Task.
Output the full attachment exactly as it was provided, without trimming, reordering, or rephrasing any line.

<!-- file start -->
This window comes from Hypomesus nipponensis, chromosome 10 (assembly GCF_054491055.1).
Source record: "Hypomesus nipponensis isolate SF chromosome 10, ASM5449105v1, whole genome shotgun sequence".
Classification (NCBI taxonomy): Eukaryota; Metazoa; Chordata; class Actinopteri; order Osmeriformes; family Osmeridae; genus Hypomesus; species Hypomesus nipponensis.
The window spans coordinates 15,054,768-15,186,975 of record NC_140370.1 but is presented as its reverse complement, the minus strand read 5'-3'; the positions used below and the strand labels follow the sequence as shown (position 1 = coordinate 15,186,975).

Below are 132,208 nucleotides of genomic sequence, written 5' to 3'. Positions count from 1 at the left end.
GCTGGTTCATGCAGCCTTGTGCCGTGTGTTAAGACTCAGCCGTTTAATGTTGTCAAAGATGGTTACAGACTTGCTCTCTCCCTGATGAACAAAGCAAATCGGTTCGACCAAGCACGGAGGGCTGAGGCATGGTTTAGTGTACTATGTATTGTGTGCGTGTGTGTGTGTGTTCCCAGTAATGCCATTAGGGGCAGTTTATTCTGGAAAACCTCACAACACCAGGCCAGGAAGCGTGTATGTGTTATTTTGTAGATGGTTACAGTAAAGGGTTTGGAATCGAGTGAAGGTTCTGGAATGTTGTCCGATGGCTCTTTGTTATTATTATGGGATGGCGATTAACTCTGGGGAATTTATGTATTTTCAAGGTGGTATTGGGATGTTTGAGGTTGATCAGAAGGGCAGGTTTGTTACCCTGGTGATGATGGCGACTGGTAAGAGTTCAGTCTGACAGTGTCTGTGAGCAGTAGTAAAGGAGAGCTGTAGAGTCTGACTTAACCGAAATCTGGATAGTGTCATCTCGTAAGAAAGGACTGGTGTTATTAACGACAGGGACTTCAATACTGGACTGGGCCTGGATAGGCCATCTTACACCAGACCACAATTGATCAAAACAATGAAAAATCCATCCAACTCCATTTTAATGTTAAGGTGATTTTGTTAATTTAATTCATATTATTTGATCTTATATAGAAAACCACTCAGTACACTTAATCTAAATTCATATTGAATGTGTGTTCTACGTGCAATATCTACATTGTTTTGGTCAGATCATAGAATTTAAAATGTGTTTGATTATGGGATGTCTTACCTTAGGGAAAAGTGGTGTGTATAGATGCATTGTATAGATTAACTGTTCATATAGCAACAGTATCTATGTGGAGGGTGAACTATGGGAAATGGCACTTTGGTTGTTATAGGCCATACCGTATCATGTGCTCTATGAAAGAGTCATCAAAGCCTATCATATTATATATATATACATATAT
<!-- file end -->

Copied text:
This window comes from Hypomesus nipponensis, chromosome 10 (assembly GCF_054491055.1).
Source record: "Hypomesus nipponensis isolate SF chromosome 10, ASM5449105v1, whole genome shotgun sequence".
Classification (NCBI taxonomy): Eukaryota; Metazoa; Chordata; class Actinopteri; order Osmeriformes; family Osmeridae; genus Hypomesus; species Hypomesus nipponensis.
The window spans coordinates 15,054,768-15,186,975 of record NC_140370.1 but is presented as its reverse complement, the minus strand read 5'-3'; the positions used below and the strand labels follow the sequence as shown (position 1 = coordinate 15,186,975).

Below are 132,208 nucleotides of genomic sequence, written 5' to 3'. Positions count from 1 at the left end.
GCTGGTTCATGCAGCCTTGTGCCGTGTGTTAAGACTCAGCCGTTTAATGTTGTCAAAGATGGTTACAGACTTGCTCTCTCCCTGATGAACAAAGCAAATCGGTTCGACCAAGCACGGAGGGCTGAGGCATGGTTTAGTGTACTATGTATTGTGTGCGTGTGTGTGTGTGTTCCCAGTAATGCCATTAGGGGCAGTTTATTCTGGAAAACCTCACAACACCAGGCCAGGAAGCGTGTATGTGTTATTTTGTAGATGGTTACAGTAAAGGGTTTGGAATCGAGTGAAGGTTCTGGAATGTTGTCCGATGGCTCTTTGTTATTATTATGGGATGGCGATTAACTCTGGGGAATTTATGTATTTTCAAGGTGGTATTGGGATGTTTGAGGTTGATCAGAAGGGCAGGTTTGTTACCCTGGTGATGATGGCGACTGGTAAGAGTTCAGTCTGACAGTGTCTGTGAGCAGTAGTAAAGGAGAGCTGTAGAGTCTGACTTAACCGAAATCTGGATAGTGTCATCTCGTAAGAAAGGACTGGTGTTATTAACGACAGGGACTTCAATACTGGACTGGGCCTGGATAGGCCATCTTACACCAGACCACAATTGATCAAAACAATGAAAAATCCATCCAACTCCATTTTAATGTTAAGGTGATTTTGTTAATTTAATTCATATTATTTGATCTTATATAGAAAACCACTCAGTACACTTAATCTAAATTCATATTGAATGTGTGTTCTACGTGCAATATCTACATTGTTTTGGTCAGATCATAGAATTTAAAATGTGTTTGATTATGGGATGTCTTACCTTAGGGAAAAGTGGTGTGTATAGATGCATTGTATAGATTAACTGTTCATATAGCAACAGTATCTATGTGGAGGGTGAACTATGGGAAATGGCACTTTGGTTGTTATAGGCCATACCGTATCATGTGCTCTATGAAAGAGTCATCAAAGCCTATCATATTATATATATATACATATAT